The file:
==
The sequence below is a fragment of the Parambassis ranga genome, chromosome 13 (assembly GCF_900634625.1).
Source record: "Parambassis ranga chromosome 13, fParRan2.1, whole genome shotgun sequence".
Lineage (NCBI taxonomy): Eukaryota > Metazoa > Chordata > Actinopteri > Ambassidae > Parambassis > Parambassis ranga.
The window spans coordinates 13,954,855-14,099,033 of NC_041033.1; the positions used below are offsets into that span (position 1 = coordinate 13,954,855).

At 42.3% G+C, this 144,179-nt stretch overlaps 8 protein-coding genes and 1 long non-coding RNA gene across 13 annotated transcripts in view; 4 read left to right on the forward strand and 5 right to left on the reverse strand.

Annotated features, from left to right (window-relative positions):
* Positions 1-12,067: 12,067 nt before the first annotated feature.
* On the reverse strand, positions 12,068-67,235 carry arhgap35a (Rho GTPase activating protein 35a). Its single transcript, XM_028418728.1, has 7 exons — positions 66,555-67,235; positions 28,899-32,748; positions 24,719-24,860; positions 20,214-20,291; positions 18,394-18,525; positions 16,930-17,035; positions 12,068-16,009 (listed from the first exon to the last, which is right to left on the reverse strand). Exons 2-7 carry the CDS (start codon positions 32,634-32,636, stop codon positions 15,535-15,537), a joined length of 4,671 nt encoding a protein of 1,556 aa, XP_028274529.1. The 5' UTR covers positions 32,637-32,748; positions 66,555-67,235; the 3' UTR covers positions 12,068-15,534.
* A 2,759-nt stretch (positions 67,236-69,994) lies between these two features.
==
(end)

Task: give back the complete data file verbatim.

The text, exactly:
The sequence below is a fragment of the Parambassis ranga genome, chromosome 13 (assembly GCF_900634625.1).
Source record: "Parambassis ranga chromosome 13, fParRan2.1, whole genome shotgun sequence".
Lineage (NCBI taxonomy): Eukaryota > Metazoa > Chordata > Actinopteri > Ambassidae > Parambassis > Parambassis ranga.
The window spans coordinates 13,954,855-14,099,033 of NC_041033.1; the positions used below are offsets into that span (position 1 = coordinate 13,954,855).

At 42.3% G+C, this 144,179-nt stretch overlaps 8 protein-coding genes and 1 long non-coding RNA gene across 13 annotated transcripts in view; 4 read left to right on the forward strand and 5 right to left on the reverse strand.

Annotated features, from left to right (window-relative positions):
* Positions 1-12,067: 12,067 nt before the first annotated feature.
* On the reverse strand, positions 12,068-67,235 carry arhgap35a (Rho GTPase activating protein 35a). Its single transcript, XM_028418728.1, has 7 exons — positions 66,555-67,235; positions 28,899-32,748; positions 24,719-24,860; positions 20,214-20,291; positions 18,394-18,525; positions 16,930-17,035; positions 12,068-16,009 (listed from the first exon to the last, which is right to left on the reverse strand). Exons 2-7 carry the CDS (start codon positions 32,634-32,636, stop codon positions 15,535-15,537), a joined length of 4,671 nt encoding a protein of 1,556 aa, XP_028274529.1. The 5' UTR covers positions 32,637-32,748; positions 66,555-67,235; the 3' UTR covers positions 12,068-15,534.
* A 2,759-nt stretch (positions 67,236-69,994) lies between these two features.